If you haven’t seen the documnetary "King Corn", I highly recommend it. The premise is two guys plant an acre of corn and try to follow it through the system to see where it ends up. The movie is educational and a highly disturbing look into our countries most heavily subsidized crop.
Most of us know about some of the by-products of corn consumption like ethanol, feed for farm animals and high fructose corn syrup (which grew out research when there was a huge corn surplus in the early 60′s). I addition, Nixon signed a Farm Bill in the early 70′s that encouraged all out corn production which led to further widespread use of high fructose corn syrup, the creation of feed lots as an industry, and in the early 80′s Pepsi and Coke replaced the sugar in their beverages with high fructose corn syrup because of how cheap it had become.
The bottom line is that corn is cheap. The intention is to have an abundant and cheap food supply – not necessarily a good one. I’m not going to go into the problems with high fructose corn syrup since most people who read this blog know about some of that but did you know the use of it has gone up 1000% in the last 3 decades? It’s cheap and it’s everywhere. In the film the go through the process of making this crap and it’s quite interesting. In 2007, 93 million acres were dedicated to growing corn. How much for growing vegetables? Only 2 million.
“If you’re standing in a field in Iowa, there’s an immense amount of food being grown, none of it edible. The commodity corn, nobody can eat. It must be processed before we can eat it. It’s a raw material—it’s a feedstock for all these other processes. And the irony is that an Iowa farmer can no longer feed himself.”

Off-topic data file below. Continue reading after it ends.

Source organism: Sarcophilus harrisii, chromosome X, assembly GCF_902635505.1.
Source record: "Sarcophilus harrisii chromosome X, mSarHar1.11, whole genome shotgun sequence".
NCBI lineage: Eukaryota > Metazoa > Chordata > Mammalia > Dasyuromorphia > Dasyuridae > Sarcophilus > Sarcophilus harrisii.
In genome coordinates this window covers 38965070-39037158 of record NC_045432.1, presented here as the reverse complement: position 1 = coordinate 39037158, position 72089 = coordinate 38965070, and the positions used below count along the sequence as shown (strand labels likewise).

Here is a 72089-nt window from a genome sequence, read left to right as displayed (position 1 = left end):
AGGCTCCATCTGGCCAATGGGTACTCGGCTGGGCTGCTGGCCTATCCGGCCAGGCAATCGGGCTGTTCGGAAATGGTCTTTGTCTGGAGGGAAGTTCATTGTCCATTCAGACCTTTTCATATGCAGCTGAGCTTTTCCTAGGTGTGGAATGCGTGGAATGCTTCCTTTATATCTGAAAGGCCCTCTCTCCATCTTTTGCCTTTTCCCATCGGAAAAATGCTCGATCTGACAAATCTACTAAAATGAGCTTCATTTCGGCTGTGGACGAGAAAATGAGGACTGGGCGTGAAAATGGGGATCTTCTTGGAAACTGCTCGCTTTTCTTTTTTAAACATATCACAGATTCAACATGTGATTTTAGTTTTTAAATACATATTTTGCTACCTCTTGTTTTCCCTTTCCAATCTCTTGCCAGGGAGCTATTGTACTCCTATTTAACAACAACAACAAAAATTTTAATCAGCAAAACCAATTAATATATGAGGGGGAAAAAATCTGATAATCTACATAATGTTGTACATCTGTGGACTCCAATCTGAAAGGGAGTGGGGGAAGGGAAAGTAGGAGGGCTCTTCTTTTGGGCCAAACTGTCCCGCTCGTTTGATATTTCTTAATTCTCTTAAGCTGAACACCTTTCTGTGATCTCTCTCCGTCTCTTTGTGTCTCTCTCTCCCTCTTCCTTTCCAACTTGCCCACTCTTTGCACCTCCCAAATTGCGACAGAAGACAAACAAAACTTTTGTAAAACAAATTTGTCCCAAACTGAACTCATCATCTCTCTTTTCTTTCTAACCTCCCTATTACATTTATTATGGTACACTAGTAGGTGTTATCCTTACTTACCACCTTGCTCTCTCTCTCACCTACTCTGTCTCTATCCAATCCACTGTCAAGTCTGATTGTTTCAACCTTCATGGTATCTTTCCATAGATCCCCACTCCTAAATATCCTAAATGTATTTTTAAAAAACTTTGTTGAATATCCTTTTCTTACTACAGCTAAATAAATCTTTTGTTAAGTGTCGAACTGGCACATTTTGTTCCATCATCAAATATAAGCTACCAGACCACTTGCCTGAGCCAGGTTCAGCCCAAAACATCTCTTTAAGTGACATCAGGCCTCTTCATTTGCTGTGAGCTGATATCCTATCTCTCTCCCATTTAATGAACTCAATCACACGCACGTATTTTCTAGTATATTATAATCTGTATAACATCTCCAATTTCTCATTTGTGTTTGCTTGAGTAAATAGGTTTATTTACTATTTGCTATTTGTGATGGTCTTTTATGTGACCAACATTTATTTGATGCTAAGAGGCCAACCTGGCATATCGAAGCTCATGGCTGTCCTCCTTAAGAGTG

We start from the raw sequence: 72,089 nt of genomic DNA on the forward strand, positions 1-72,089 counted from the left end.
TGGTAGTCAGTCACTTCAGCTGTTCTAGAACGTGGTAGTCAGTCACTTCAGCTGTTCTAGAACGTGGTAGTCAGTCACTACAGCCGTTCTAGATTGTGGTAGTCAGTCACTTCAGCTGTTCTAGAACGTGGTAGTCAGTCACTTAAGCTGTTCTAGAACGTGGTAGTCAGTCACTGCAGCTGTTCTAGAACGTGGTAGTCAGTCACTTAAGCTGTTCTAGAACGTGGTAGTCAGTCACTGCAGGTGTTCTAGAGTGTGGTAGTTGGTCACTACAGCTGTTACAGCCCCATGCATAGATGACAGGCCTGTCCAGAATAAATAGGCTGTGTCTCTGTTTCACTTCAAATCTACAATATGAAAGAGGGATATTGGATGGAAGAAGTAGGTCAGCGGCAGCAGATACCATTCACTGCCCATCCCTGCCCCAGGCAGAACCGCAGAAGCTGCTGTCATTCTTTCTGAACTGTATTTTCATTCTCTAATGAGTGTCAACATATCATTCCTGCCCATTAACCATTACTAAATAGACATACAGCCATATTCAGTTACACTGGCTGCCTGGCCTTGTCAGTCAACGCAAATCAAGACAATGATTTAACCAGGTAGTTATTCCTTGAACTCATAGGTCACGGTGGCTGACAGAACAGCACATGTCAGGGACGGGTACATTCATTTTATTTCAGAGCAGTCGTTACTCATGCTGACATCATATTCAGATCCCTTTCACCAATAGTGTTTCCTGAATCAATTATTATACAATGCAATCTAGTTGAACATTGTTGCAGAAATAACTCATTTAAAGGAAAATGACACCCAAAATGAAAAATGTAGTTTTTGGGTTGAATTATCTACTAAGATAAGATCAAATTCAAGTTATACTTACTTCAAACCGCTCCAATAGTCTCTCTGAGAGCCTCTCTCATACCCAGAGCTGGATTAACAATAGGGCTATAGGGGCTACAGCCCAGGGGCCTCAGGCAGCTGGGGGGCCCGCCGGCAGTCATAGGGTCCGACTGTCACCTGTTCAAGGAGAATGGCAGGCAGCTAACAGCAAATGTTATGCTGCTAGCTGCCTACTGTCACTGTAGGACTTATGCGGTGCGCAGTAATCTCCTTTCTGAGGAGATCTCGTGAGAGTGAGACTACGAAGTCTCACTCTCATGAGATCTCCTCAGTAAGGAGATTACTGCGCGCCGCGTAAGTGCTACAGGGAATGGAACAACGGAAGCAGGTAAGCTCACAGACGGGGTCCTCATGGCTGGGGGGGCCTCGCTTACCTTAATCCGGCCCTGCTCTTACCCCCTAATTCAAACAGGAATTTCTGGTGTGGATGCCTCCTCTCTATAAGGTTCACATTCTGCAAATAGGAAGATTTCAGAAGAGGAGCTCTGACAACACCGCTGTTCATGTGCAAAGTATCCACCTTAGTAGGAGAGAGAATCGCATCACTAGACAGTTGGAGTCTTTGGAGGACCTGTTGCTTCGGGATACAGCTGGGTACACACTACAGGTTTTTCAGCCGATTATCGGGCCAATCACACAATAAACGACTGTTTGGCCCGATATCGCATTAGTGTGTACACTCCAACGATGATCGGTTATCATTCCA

—Michael Pollan, author of The Omnivore’s Dilemma
The farm industrty doesn’t even make that much money on an acrea of corn. An acre of the cheap yellow corn that is most often produced may lose a farmer money but their income comes from government subsidies that come out of the Farm Bill and are determined by which crops the government wants to reward farmers for growing.
Disturbing facts arise in the film in relation to the use of corn as a farm feed. Cattle are often kept in very tight quarters and fed corn to fatten them up fast. The lack of movement allows them to put on weight faster. Corn isn’t even taken in well by cows who often get sick if they are on a corn diet for too long. All the more reason to eat grass fed beef if you are a meat eater! An intersting point by a cattle rancher in the film is that if people wanted grass feed beef they would provide more of it. A corn fed cow is bascially all fat. Their muscle tissue is more fat that anything else and the meat they provide is very fatty as well. Basically a corn-fed beef burger is fat disguised as meat. Nice huh? Not to mention that 70% of the antibiodics in this country are consumed by livestock to keep them healthy in very unhealthy environments. An average steak from a corn fed cow could have as much as 9 grams of fat vs. 1.3 grams from a grass fed cow.
In summary, I highly recommend this movie. It will change the way you look at what you eat in at least some small way. Or just research a little about corn in the USA and you might be enlightened.
The challenge… Can you go one week without eating corn?